Mark J. Ferrari's cover

According to FantLab, the 1997 Russian edition of Farmer's The Unreasoning Mask "borrowed" the cover from Mark J. Ferrari without attribution. Here is the cover:

https://fantlab.ru/images/editions/big/50207

I haven't been able to find the original. Would anyone happen to be familiar with it? Ahasuerus 20:21, 16 September 2016 (UTC)

Not sure if that is the original (or later reprint) but this looks the same http://www.tentacules.net/toc/toc/tocyclo_fiche.php?type=crea&id=96 I think. And if you increase the picture in the middle of here: http://www.tentacules.net/toc/toc/pagedyn.php?toc_action=jdc_vue&serie=dreaml&jeu=mythos&num=179, the attribution to Ferrari is at the bottom Anniemod 23:34, 16 September 2016 (UTC)
And knowing the name and the author, here it is on his site: http://markferrari.com/art/colored-pencil/16847411 . The original is an interior illustration from S. Petersen’s "Field Guide to Creatures of the Dreamlands" by Chaosium Games :) Anniemod 23:50, 16 September 2016 (UTC)
Excellent. Many thanks! Ahasuerus 01:59, 17 September 2016 (UTC)

Armenian edition of Alexander Volkov's "The Wizard of the Emerald City"

We know that Alexander Volkov's Волшебник изумрудного города ("The Wizard of the Emerald City") appeared in Armenian in 1962. Unfortunately, we don't know the Armenian title or the Armenian spelling of the author's name. Any additional information/corrections would be greatly appreciated. Ahasuerus 15:52, 17 September 2016 (UTC)

The Armenian title of The Wizard of the Emerald City is Զմրուխտ քաղաքի կախարդը (Zmrukht k’aghak’i kakhardy); just see the Armenian Wikipedia page devoted to Վազգեն Տալյան / Vazgen Talyan, last two lines; also quoted here. Volkov's name in Armenian is Ալեքսանդր Վոլկով / Alek’sandr Volkov. Linguist 22:16, 17 September 2016 (UTC).
Updated, thanks a lot! Ahasuerus 22:22, 17 September 2016 (UTC)

Bloodshot

The verifier of this pub Scott Latham is no longer active. Since I found on Amazon's "Look inside" of the paperback/print book on the copyright page: "Book design by Susan Turner", not "Cover design by Jae Song" as Scott Latham wrote. That is stated in the eBook version plus "Cover photograph (woman with gun) copyrighted to argo74 / Shutterstock". But twice the same cover. What should I do now? --Zapp 12:44, 7 October 2016 (UTC)

I think that it's safer to trust a PV than a "look inside" at amazon that shows a unprecised publication (it mat even be an ARC). In this case, Scott's data quite matches what you entered for the ebook version (except that he used Argo instead of Argo74). Hauck 13:00, 7 October 2016 (UTC)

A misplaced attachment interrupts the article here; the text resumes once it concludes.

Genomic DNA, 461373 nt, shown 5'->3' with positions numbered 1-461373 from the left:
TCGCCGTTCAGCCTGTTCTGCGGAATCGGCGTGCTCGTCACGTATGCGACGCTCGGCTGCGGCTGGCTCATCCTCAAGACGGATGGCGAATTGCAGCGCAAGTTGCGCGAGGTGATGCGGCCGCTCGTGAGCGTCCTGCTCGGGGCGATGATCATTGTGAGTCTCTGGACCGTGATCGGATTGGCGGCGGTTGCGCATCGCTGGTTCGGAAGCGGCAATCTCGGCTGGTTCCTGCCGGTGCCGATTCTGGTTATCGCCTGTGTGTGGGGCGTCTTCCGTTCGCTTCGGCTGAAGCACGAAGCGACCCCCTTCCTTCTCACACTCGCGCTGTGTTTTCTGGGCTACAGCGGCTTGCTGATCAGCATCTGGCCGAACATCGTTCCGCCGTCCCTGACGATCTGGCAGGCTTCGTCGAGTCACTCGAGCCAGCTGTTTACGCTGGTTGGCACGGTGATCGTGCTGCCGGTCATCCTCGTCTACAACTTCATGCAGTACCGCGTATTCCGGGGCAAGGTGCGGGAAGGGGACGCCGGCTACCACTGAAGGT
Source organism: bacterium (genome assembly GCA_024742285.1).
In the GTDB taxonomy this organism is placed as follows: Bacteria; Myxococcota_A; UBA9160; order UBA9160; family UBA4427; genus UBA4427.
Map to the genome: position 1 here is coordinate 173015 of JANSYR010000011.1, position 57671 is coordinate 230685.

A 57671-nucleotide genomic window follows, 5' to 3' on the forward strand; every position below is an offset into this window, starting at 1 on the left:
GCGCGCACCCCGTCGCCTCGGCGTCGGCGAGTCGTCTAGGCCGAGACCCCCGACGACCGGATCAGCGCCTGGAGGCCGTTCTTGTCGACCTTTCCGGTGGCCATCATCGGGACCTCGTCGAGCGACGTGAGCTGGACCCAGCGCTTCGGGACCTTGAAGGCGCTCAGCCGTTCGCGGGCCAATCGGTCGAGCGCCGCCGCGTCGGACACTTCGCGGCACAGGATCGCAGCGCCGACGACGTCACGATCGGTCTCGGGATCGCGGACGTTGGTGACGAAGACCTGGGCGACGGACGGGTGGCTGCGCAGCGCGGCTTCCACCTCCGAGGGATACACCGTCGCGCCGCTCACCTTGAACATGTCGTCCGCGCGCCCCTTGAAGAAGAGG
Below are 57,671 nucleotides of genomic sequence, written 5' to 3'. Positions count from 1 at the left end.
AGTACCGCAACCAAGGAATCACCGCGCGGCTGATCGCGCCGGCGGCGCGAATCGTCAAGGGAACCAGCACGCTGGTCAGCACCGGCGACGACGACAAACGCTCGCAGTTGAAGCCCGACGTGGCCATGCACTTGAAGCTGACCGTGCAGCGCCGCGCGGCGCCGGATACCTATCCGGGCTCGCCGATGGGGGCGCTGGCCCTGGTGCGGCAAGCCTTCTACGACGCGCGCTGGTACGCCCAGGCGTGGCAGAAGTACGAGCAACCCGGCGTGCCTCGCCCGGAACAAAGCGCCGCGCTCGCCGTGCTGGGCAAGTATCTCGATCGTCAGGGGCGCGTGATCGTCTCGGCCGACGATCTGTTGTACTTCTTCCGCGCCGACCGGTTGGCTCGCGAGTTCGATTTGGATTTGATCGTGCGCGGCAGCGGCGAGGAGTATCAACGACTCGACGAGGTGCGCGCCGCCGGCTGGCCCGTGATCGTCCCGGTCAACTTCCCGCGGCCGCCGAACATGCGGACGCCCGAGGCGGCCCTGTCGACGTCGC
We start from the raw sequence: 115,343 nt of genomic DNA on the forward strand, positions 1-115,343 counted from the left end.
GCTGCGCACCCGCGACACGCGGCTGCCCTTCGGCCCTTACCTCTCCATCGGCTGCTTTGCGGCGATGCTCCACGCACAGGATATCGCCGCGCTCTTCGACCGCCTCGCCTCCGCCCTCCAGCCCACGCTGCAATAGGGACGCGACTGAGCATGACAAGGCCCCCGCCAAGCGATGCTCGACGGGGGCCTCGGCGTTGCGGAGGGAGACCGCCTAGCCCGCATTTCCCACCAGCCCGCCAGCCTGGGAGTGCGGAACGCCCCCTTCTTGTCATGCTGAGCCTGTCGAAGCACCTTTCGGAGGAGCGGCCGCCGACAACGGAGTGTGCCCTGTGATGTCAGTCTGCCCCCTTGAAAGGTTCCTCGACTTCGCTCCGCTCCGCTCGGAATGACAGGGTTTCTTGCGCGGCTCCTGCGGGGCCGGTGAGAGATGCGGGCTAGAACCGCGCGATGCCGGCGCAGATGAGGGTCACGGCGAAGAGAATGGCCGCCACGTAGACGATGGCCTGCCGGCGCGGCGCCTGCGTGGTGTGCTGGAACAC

Women Destroy Horror!

Does anyone have a copy of the print edition of Nightmare October 2014 (Women Destroy Horror!) -- I wonder if there are really any contributions by Lisa Nohealani Morton in it, or only Lisa Morton (a different person). Also two interviews with Joyce Carol Oates are currently listed there, not impossible but worth checking. --Vasha77 14:34, 5 October 2016 (UTC)

As noone around seems to have the print edition, I can check in the kindle one if that would help? Anniemod 20:06, 20 October 2016 (UTC)
Yes please, either would do as long as it is the complete version rather than the free online version. --Vasha77 22:31, 9 November 2016 (UTC)
Yeah, it is the complete one.:) The two Author Spotlights in the magazine are really credited to "Lisa Nohealani Morton". The non-fiction editor is just Lisa Morton. And at the end of the spotlights there is a bio for Lisa Nohealani Morton and it is talking about growing up in Honolulu and now living in DC (unlike the bio for the non-fiction editor Lisa Morton earlier in the magazine that says she is Californian.) So yes - both are presented.
There are indeed two interviews with Joyce Carol Oates - one on page 158 in the Non-fiction part (the proper interview with Lisa Morton the editor) and a second one on page 216 in the "Author Spotlight" section with Lisa Nohealani Morton which talks about her story in the fiction part. The reason for the other interview not doubling is that the other person (Jessica Sharzer) has no stories so no Author Spotlight for her. Let me know if you need me to look up something else. Anniemod 07:23, 10 November 2016 (UTC)
Thanks... now that you've explained that, the table of contents makes sense. Would you clone that publication as an ebook pub and verify it, then? --Vasha77 19:56, 10 November 2016 (UTC)
Magazines with multiple formats are tricky - because of the grid. But I am thinking on how to get most of them and verify them Anniemod 00:37, 11 November 2016 (UTC)

Tappei Nagatsuki / 長月達平